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GS21 1143 Oral Communication Skills for Scientists

  • Course Director(s): Bratton, Shawn; Wood, Rick
  • Semester: Spring
  • Frequency: Annually
  • Credit Hours: 3
  • Grading System: Letter Grade
  • Prerequisites:


Bratton, Shawn; Wood, Rick. Three semester hours. Spring odd-numbered years. Grading System: Letter Grade. Prerequisite: Students must be in their second year or later year of graduate school.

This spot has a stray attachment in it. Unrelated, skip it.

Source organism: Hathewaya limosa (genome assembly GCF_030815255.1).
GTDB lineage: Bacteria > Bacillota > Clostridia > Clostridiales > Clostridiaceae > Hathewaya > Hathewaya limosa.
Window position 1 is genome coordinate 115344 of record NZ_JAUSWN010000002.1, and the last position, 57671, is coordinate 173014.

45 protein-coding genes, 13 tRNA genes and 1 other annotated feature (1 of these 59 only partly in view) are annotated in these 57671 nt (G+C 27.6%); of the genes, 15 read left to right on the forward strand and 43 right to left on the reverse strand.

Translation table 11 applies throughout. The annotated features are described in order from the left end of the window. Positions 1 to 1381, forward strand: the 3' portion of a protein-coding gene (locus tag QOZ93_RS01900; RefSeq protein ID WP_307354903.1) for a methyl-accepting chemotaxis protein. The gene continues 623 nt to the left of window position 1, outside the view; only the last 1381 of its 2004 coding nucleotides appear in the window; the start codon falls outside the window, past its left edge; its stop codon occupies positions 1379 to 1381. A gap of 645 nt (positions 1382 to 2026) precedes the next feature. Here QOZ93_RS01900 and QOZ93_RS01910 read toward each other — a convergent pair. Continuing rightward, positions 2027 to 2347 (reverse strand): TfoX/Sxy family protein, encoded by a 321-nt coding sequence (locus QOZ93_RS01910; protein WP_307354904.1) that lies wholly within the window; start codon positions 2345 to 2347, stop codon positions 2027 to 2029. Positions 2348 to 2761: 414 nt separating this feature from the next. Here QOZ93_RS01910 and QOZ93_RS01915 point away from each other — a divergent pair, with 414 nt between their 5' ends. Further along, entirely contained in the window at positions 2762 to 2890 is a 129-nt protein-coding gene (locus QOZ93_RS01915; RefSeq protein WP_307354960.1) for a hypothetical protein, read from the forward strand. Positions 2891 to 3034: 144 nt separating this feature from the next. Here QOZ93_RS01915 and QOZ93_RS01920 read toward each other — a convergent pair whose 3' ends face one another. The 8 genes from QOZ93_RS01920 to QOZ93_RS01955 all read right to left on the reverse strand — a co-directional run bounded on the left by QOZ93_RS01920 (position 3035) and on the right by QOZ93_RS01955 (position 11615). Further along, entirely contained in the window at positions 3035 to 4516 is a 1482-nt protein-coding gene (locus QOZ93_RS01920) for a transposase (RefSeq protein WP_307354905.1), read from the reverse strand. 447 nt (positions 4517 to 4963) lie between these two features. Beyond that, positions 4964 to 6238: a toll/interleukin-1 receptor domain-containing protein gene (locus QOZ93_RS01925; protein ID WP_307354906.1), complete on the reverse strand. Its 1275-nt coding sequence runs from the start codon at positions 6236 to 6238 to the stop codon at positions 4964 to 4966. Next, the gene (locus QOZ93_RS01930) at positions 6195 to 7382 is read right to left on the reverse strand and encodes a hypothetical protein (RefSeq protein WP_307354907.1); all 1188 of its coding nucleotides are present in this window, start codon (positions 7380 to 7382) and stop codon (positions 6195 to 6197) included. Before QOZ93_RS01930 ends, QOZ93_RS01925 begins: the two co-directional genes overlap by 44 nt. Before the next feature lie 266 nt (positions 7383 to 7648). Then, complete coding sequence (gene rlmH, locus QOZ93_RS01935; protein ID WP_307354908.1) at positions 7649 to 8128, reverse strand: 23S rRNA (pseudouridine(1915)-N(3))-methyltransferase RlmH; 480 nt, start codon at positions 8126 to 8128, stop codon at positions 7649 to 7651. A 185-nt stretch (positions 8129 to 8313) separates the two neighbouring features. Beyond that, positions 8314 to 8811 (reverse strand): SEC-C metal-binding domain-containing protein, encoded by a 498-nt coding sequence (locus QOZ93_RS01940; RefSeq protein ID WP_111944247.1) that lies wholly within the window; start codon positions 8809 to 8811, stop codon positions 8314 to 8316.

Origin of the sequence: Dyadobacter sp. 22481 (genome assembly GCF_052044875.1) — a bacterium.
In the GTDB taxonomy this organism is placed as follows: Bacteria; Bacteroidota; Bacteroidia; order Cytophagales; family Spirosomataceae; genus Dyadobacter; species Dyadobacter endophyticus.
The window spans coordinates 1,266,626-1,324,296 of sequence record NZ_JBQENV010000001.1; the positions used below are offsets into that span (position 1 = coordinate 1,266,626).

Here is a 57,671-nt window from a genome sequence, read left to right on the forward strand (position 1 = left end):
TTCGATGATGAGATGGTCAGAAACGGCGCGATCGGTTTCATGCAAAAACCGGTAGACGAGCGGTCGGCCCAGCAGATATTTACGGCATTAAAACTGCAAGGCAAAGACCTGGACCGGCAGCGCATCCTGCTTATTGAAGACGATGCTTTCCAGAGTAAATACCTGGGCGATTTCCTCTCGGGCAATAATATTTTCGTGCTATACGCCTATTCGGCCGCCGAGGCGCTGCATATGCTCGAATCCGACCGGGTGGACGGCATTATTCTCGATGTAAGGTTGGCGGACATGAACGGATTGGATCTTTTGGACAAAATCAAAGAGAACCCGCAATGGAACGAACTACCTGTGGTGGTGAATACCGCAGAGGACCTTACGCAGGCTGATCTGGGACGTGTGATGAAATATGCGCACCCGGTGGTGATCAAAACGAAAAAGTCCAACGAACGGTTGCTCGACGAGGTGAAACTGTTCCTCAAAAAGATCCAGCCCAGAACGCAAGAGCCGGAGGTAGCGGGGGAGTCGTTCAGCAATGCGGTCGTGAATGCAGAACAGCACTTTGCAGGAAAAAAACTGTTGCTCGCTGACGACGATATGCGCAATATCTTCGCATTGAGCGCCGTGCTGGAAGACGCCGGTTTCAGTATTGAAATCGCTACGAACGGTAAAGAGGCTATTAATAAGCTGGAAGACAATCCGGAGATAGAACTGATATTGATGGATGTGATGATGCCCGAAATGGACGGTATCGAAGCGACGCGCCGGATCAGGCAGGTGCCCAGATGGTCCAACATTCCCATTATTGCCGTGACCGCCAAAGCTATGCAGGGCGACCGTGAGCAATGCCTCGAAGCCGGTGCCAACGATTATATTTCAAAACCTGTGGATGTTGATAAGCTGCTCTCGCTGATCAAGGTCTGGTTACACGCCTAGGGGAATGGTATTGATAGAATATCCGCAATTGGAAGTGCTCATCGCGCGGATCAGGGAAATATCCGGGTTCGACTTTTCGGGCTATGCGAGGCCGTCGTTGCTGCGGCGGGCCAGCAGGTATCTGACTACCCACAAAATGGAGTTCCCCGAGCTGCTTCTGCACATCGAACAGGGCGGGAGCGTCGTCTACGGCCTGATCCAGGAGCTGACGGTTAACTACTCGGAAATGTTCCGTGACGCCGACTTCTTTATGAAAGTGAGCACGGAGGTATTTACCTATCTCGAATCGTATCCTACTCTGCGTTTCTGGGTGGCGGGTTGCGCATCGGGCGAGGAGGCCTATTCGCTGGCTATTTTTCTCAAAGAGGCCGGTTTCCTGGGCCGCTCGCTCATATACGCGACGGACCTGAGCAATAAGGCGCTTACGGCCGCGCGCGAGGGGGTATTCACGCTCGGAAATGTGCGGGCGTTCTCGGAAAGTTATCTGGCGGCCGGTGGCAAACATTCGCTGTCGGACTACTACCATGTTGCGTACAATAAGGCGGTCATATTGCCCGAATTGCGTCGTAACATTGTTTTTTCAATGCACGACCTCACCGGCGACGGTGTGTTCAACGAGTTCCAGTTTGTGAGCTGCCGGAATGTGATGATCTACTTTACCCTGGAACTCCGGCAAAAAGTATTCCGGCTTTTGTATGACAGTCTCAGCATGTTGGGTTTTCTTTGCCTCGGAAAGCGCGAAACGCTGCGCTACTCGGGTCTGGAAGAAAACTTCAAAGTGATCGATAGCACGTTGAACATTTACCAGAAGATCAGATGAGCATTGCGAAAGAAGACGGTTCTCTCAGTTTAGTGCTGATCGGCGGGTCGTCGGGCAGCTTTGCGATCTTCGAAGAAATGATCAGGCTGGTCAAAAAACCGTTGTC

The primary goal of this course is to train graduate students in the art of oral communication.  The ability to effectively communicate one’s ideas to an audience, large or small, is critical for the future success of our students, whether they wish to pursue careers in academic research, teaching, industry, or government.  Lectures will cover various aspects and types of oral communication including: 1) the basic principles of public speaking; 2) how to engage in non-scripted speaking; 3) how to prepare an excellent talk and provide constructive criticism; 4) how to lecture/give a talk outside one’s immediate area of expertise; 5) how to prepare a short talk for a national meeting; 6) how to deliver an “elevator speech”; 7) how to connect with and deliver a scientific talk to a lay audience; and 8) how to prepare a “chalk talk” for a job interview.  Students will be videotaped so that every aspect of their deliveries can be self-critiqued and discussed with the class at large in order to improve upon such things as eye contact with the audience, hand gestures, use of pointers, vocal variation and volume, diction/enunciation, speed of delivery, clarity of slides (where relevant), etc.  We anticipate that postdoctoral fellows within the program may also wish to audit the course in order to improve upon their communication skills and participate in discussions.